What constitutes this modernization cannot be fully explored without massive spoilers, but rest assured that this entry into the RPG series represents the next step forward in the direction that the genre has and most likely will continue to follow in the years to come.
13. Night in the Woods (2017)
As video game development continues to grow more accessible, and the indie game scene matures, we are gifted with more and more unique stories to play through, and no story is uniquely introspective and self-aware as Night in the Woods.
This single-player adventure game from Infinite Fall uses light platforming and other mini game-esque game design to tell the story of Mae, a zoomorphic teenager that comes back to her small home town from college as a dropout without any explanation.
What really shines in this game is the dialogue and characterization. Mae is written as a overly sarcastic, carefully guarded persona who is, quietly, brutally honest about her own shortcomings, and very believably so.
The rest of the game revolves around exploring the inner mind of Mae, as well as her relationship with her 3 best friends, her parents, and the town itself, all culminating in a comically earnest story of mental illness, coming of age, empathy, sexual orientation, and mental illness — again.
12. Portal 2 (2011)
Valve’s Portal 2 is not only widely regarded as one of the best games of the decade, but one of the most peculiar and interesting games of all time.
Portal 2, in concept, is very simple, with just one main mechanic. You are given a portal gun which makes an entrance and exit through space, and you must use this to your advantage to clear puzzle after puzzle. However, this simple mechanic is pushed to it’s absolute limit as the difficulty increases.
Along with an addictive game mechanic, Portal 2 tells a gripping story about what it means to have humanity and agency with only 3 characters: the playable character, and two robots named Wheatly and GLaDOS.
11. Super Mario Galaxy 2 (2010)
Mario games are all time honored classics, guaranteed to contain infectious music, simple yet effective stories, and wonderful worlds with a cohesive art direction. Super Mario Galaxy 2 is no different, but where it truly sets itself apart from the rest of the 3D platforming genre lies in it’s controls.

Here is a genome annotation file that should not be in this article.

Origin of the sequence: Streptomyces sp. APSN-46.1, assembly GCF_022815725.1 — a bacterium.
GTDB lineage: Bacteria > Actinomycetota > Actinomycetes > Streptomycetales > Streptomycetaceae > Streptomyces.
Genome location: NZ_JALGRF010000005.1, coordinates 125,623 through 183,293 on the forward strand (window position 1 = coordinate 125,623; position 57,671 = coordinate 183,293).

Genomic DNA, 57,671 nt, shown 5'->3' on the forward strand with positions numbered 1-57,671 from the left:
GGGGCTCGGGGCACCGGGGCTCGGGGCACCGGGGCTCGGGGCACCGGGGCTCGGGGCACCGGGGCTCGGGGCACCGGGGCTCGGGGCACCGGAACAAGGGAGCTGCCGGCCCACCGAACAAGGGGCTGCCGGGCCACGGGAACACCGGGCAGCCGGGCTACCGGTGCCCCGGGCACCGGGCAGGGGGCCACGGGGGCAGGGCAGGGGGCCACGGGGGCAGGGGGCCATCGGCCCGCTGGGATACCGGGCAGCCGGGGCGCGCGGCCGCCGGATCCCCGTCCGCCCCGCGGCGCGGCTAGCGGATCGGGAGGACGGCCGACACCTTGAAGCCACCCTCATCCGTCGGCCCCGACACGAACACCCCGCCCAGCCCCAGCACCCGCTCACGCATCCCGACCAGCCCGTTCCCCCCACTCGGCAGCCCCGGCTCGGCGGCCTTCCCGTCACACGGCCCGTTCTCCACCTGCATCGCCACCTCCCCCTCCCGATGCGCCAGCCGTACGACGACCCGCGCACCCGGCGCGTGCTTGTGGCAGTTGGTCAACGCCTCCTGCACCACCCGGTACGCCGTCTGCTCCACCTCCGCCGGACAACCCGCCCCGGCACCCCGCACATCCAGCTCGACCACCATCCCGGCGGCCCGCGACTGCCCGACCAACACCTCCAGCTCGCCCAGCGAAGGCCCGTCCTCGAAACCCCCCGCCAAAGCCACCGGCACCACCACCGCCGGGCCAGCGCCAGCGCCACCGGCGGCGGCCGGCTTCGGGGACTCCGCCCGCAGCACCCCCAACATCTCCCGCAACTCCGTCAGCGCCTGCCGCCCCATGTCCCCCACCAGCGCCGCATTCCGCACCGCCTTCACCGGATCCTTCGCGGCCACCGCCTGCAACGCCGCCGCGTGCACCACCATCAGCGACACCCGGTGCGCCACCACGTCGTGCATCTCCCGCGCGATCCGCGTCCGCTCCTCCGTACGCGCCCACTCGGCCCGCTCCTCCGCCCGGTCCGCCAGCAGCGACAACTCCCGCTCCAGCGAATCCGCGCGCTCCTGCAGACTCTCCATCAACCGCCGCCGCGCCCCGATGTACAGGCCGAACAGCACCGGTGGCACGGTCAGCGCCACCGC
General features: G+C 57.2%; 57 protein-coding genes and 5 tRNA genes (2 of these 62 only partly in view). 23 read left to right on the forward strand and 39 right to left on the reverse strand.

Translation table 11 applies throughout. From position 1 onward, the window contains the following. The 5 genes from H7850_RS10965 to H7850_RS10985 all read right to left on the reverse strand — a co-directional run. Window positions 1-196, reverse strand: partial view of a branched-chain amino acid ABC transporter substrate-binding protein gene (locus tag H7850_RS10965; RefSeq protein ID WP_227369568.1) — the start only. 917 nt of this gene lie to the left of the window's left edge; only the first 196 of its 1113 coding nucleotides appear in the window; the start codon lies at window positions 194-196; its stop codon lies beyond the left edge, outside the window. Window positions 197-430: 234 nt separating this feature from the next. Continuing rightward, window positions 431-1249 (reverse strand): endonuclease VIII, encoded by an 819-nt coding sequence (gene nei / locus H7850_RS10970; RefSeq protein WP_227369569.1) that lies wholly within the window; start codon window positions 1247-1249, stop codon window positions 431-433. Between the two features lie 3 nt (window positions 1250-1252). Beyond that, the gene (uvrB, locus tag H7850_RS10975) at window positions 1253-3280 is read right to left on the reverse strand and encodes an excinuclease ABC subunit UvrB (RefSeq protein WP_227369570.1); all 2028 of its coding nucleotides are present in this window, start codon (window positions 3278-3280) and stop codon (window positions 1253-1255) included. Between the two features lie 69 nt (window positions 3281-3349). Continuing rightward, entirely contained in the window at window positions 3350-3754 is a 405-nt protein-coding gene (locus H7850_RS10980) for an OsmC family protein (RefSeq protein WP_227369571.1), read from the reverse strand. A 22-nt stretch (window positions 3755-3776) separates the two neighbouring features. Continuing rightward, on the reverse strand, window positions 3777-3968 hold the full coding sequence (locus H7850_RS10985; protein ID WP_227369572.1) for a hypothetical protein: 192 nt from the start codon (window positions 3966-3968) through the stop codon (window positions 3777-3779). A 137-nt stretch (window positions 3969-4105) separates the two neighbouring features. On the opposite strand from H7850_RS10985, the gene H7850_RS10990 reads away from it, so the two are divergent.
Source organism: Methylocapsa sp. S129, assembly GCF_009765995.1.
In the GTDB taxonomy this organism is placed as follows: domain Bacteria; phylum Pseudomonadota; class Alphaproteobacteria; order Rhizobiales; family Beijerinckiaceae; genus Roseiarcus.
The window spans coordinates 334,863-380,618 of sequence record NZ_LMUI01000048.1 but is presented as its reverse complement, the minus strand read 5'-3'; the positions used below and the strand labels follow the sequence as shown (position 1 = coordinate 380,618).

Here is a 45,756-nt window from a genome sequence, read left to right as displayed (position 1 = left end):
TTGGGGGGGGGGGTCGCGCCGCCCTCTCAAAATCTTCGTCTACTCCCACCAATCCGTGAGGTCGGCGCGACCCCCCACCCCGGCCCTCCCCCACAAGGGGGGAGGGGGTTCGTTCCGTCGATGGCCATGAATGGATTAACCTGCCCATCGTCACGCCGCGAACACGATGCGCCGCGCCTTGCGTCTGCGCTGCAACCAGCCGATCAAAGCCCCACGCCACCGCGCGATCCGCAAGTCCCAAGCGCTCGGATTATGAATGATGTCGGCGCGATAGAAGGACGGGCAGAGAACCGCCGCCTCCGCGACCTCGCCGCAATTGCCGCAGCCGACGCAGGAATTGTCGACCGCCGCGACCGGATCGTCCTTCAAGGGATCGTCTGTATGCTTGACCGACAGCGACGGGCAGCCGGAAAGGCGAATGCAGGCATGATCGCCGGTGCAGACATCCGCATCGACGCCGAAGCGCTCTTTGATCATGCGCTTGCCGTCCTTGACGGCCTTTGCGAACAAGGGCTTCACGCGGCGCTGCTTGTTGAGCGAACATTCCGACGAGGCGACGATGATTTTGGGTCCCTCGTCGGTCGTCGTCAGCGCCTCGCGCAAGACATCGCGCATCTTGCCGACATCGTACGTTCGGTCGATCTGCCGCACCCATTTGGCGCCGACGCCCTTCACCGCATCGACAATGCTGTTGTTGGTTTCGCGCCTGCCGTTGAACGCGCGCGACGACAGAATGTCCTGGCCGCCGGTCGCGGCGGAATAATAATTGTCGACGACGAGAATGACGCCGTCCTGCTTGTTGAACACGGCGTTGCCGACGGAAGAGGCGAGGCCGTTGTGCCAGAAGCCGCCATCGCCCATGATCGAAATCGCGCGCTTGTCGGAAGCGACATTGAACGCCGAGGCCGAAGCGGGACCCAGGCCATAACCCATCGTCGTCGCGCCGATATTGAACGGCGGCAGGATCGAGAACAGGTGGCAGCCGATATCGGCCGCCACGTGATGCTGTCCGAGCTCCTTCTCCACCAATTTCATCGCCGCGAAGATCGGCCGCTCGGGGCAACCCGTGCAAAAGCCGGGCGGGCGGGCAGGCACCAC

Galaxy’s level design is centered around tiny little planets that Mario can jump, hop and skip around in, and maneuvering Mario on these platforms has never felt better or given the player so much confidence in what they can do.
Combine Mario’s extraordinarily tight controls with his increased repertoire of moves and powerups, and Galaxy 2 comes off as a platforming heaven only rivaled by it’s relatives within the series, Mario 64 and Mario Odyssey.
10. Dark Souls 2 (2014) — or Hollow Knight (2017)
Straight from the depths of hell is this absolutely soul-crushingly hard RPG game where the only reprieve from constant anxiety are the campfires, which act as beacons of hope for the character and player alike. Since the Dark Souls series began, these fireplaces have become a staple in many RPG series, as recently as Star Wars: Fallen Order.
Dark Souls functions as a litmus test for what quantifies as a “hard game”, by focusing entirely on unforgiving medieval combat while the grey, worn down castle ruins that subtly inform the player of the expansive lore without any additional effort.